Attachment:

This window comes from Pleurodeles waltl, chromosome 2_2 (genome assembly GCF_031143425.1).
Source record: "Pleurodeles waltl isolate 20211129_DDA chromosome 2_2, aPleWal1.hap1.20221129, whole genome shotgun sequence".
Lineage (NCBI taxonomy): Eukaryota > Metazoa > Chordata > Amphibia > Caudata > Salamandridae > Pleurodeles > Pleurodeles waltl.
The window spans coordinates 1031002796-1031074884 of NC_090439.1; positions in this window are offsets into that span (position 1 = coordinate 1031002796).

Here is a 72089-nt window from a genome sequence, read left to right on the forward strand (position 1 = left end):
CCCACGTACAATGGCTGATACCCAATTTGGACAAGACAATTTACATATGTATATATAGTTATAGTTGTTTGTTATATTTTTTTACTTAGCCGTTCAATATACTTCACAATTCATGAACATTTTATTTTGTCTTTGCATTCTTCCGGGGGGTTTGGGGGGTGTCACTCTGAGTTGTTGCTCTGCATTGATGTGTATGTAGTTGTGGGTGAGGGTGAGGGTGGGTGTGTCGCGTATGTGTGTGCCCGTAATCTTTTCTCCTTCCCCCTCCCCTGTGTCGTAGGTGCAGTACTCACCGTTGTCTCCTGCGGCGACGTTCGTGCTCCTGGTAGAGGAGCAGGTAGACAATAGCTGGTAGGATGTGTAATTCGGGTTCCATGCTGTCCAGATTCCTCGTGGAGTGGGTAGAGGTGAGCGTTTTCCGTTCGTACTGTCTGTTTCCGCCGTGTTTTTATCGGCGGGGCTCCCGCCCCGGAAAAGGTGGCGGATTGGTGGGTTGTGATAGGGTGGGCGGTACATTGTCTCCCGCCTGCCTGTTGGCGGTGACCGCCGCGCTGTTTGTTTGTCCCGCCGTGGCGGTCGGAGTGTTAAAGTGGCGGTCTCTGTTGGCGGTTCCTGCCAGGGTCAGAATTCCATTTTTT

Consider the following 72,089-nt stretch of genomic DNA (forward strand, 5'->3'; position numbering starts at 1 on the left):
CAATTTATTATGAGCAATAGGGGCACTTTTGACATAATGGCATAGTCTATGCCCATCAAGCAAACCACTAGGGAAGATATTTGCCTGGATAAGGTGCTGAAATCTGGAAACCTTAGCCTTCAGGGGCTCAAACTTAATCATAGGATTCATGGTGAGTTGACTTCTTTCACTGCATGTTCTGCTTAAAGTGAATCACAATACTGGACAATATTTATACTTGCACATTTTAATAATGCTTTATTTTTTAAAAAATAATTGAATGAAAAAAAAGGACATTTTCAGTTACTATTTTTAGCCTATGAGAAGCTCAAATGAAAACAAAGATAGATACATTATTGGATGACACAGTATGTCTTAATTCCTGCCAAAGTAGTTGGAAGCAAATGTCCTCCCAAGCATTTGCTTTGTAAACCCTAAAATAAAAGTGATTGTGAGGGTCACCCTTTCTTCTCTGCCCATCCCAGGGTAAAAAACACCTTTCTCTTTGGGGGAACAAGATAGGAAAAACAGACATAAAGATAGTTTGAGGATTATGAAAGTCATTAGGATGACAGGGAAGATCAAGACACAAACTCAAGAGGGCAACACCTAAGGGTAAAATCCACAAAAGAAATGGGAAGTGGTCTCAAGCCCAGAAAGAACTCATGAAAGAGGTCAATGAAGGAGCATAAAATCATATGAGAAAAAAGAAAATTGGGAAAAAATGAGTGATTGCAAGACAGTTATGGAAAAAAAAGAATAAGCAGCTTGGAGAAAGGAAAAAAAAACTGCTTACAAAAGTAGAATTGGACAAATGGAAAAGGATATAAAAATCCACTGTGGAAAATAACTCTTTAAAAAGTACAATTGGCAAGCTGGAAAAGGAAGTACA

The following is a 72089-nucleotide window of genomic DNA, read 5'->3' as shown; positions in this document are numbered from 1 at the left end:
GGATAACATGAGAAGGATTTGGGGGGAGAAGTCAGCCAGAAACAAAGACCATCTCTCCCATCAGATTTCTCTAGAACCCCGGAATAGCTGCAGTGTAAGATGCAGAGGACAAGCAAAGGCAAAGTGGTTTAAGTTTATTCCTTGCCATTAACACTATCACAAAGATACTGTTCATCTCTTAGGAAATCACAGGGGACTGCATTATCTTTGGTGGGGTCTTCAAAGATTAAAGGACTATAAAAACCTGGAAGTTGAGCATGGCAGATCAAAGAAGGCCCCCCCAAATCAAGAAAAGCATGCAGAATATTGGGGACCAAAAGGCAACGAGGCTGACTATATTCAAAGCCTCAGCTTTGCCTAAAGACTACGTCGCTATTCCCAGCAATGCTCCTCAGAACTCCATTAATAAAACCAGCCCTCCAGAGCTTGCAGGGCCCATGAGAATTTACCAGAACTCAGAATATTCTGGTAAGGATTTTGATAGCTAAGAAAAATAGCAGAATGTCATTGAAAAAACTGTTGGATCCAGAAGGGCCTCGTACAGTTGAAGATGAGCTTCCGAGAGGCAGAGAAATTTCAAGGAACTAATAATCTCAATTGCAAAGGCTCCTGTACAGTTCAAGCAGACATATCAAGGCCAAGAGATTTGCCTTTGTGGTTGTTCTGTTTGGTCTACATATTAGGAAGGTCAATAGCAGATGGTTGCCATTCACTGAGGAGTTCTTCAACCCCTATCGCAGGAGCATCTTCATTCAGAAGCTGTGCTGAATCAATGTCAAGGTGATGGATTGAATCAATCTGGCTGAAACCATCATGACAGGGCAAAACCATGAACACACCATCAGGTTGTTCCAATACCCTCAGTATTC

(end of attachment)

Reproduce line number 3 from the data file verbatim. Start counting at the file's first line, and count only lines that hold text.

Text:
Lineage (NCBI taxonomy): Eukaryota > Metazoa > Chordata > Amphibia > Caudata > Salamandridae > Pleurodeles > Pleurodeles waltl.